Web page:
The impact of female non-executive directors on CSR decoupling
The primary objective of this study is to examine the impact of female non-executive directors on CSR in the UK. This study posits that female non-executive directors enhance the monitoring role of boards and improve decision-making processes, while focusing on stakeholders’ satisfaction and gaining societal legitimacy, which is expected to enhance CSR practices. Accordingly, this is expected to decrease the level of misalignment between CSR performance and disclosure, thus decreasing CSR Decoupling.
This study uses a sample that consists of companies that are constituents of the FTSE 350 index during the period of 2012-2019. To avoid survivorship bias, the list of 2012 is used going forward. Thomson Reuters (Refinitiv) and Bloomberg databases have been used for data collection. The percentage of female non-executive directors was collected manually from annual reports. In total, the sample includes 2,832 firm-year observations.
This study finds that having more female non-executive directors on boards is positively associated with CSR performance and disclosure, which is consistent with prior literature. The impact of female directors is stronger when there are more than three females on boards, which is referred to as the critical mass. Furthermore, the study revealed a negative association between the percentage of female non-executive directors and CSR decoupling, indicating that having more female directors on boards can help enforce information symmetry between CSR performance and disclosure. This effect was consistent across industries, and the critical mass of female non-executive directors enhanced the impact on CSR decoupling. However, the impact of female non-executive directors may be less clear when firms have higher CSR performance than disclosure, as females may prefer to be more conservative in their level of disclosure in such cases.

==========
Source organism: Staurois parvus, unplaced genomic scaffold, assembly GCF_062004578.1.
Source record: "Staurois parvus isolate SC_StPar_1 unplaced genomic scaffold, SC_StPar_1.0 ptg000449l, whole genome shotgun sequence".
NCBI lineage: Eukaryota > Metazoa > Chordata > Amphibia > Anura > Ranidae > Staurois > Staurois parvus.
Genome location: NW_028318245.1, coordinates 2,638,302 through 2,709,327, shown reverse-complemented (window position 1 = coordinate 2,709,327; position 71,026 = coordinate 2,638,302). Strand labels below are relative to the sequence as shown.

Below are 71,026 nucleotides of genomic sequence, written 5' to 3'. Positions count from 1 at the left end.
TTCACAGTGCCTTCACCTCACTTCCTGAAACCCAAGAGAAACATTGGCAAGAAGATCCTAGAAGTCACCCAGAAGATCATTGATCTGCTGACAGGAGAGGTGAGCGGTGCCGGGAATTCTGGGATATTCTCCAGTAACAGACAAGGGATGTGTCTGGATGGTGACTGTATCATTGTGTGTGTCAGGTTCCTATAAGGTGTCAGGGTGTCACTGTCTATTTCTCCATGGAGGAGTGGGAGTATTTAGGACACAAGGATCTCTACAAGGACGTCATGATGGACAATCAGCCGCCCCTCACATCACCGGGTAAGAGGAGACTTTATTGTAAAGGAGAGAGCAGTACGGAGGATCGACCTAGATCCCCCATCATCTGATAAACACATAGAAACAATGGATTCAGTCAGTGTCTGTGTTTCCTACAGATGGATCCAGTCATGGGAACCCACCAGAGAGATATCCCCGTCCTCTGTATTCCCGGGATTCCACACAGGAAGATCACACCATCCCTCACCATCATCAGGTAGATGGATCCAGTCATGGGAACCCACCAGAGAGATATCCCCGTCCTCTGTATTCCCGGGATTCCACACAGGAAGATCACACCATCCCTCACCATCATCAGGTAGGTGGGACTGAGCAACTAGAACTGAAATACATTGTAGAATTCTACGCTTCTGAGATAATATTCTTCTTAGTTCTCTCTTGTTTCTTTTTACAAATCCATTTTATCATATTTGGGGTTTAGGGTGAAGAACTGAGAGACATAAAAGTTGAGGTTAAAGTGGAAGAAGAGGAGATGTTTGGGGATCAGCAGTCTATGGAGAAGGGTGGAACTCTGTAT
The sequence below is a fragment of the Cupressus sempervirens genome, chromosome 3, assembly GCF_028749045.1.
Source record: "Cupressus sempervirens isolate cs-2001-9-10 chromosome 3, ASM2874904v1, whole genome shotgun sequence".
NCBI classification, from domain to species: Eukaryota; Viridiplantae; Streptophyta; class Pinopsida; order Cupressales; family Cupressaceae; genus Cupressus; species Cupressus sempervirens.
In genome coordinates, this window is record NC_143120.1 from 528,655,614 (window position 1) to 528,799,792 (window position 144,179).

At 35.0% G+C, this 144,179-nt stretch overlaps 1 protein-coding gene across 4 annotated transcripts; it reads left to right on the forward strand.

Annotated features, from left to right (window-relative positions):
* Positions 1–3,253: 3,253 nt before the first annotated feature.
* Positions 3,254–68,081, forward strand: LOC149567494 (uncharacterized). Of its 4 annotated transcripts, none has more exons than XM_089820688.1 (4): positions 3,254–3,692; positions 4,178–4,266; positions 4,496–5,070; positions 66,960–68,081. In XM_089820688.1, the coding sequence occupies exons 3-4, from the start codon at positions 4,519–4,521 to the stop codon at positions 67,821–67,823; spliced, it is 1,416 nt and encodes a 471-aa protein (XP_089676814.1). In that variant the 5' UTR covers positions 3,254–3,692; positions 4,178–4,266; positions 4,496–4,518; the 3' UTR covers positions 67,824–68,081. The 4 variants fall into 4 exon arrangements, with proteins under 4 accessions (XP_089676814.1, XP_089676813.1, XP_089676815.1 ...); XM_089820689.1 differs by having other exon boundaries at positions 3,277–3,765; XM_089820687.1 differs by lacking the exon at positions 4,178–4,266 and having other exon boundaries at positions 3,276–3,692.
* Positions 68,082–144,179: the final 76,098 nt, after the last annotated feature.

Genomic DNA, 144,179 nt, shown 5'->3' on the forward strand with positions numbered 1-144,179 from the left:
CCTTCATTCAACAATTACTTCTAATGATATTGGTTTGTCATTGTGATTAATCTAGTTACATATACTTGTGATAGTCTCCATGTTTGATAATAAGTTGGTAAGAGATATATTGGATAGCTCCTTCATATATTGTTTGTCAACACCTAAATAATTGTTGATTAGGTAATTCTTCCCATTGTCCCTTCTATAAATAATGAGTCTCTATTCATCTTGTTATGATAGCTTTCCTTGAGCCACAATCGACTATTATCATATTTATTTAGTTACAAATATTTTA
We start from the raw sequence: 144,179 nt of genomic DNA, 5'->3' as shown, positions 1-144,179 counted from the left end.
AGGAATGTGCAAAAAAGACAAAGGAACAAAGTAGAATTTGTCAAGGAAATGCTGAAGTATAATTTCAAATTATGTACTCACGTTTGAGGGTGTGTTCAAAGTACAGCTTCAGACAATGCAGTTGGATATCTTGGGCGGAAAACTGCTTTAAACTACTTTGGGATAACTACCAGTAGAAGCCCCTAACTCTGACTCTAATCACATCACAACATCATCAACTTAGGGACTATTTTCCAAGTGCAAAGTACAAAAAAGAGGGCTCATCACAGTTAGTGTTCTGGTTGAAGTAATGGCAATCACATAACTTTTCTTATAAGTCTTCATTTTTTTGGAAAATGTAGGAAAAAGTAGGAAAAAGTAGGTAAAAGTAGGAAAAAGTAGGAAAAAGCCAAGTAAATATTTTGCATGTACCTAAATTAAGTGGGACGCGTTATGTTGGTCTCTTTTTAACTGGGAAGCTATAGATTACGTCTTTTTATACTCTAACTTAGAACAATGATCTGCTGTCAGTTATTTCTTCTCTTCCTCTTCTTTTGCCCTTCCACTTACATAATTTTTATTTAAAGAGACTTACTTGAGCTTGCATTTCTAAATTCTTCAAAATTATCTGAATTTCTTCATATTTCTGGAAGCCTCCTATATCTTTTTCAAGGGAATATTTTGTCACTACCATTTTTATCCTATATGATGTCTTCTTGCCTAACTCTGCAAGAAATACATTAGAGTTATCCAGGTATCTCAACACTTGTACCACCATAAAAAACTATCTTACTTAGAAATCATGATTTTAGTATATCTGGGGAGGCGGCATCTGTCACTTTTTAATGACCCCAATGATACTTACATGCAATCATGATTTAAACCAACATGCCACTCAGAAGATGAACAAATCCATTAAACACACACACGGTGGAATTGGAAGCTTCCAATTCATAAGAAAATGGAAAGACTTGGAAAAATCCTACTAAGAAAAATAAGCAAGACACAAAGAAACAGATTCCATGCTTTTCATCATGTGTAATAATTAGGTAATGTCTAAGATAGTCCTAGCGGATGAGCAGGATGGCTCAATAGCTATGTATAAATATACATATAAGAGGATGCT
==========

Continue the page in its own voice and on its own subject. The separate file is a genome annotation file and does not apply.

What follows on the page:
The study suggests some practical implications for regulators and policy makers in addition to proposing theoretical implications, particularly the use of CSR Decoupling as a measure for CSR. Overall, this study offers valuable insights for improving non-financial reporting and transparency in corporate practices and enhancing CSR literature.
- Loughborough Business School
Rights holder© Menatulla Wahid Helmy Hafez Mohamed
NotesA Doctoral Thesis. Submitted in partial fulfilment of the requirements for the award of the degree of Doctor of Philosophy of Loughborough University.
Supervisor(s)Noel O'Sullivan ; Yasser Eliwa
This submission includes a signed certificate in addition to the thesis file(s)
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